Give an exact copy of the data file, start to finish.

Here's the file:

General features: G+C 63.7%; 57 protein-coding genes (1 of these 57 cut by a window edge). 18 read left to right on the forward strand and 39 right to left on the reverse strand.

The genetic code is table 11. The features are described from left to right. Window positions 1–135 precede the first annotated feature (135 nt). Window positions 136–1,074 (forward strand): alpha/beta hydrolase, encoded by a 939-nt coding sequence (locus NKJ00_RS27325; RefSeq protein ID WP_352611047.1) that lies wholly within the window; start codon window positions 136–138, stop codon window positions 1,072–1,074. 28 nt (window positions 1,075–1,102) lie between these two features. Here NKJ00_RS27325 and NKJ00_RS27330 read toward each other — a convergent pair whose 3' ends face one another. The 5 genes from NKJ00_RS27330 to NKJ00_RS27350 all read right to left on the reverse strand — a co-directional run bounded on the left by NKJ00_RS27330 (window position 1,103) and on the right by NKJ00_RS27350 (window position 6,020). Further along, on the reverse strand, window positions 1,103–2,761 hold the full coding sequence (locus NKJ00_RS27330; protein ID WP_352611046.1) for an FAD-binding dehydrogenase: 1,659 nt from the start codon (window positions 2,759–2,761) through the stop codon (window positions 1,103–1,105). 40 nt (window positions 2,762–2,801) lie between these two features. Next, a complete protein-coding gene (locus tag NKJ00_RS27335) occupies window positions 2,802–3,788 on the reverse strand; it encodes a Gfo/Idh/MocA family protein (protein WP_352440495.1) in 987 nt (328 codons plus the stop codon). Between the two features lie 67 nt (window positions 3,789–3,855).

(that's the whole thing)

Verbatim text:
General features: G+C 63.7%; 57 protein-coding genes (1 of these 57 cut by a window edge). 18 read left to right on the forward strand and 39 right to left on the reverse strand.

The genetic code is table 11. The features are described from left to right. Window positions 1–135 precede the first annotated feature (135 nt). Window positions 136–1,074 (forward strand): alpha/beta hydrolase, encoded by a 939-nt coding sequence (locus NKJ00_RS27325; RefSeq protein ID WP_352611047.1) that lies wholly within the window; start codon window positions 136–138, stop codon window positions 1,072–1,074. 28 nt (window positions 1,075–1,102) lie between these two features. Here NKJ00_RS27325 and NKJ00_RS27330 read toward each other — a convergent pair whose 3' ends face one another. The 5 genes from NKJ00_RS27330 to NKJ00_RS27350 all read right to left on the reverse strand — a co-directional run bounded on the left by NKJ00_RS27330 (window position 1,103) and on the right by NKJ00_RS27350 (window position 6,020). Further along, on the reverse strand, window positions 1,103–2,761 hold the full coding sequence (locus NKJ00_RS27330; protein ID WP_352611046.1) for an FAD-binding dehydrogenase: 1,659 nt from the start codon (window positions 2,759–2,761) through the stop codon (window positions 1,103–1,105). 40 nt (window positions 2,762–2,801) lie between these two features. Next, a complete protein-coding gene (locus tag NKJ00_RS27335) occupies window positions 2,802–3,788 on the reverse strand; it encodes a Gfo/Idh/MocA family protein (protein WP_352440495.1) in 987 nt (328 codons plus the stop codon). Between the two features lie 67 nt (window positions 3,789–3,855).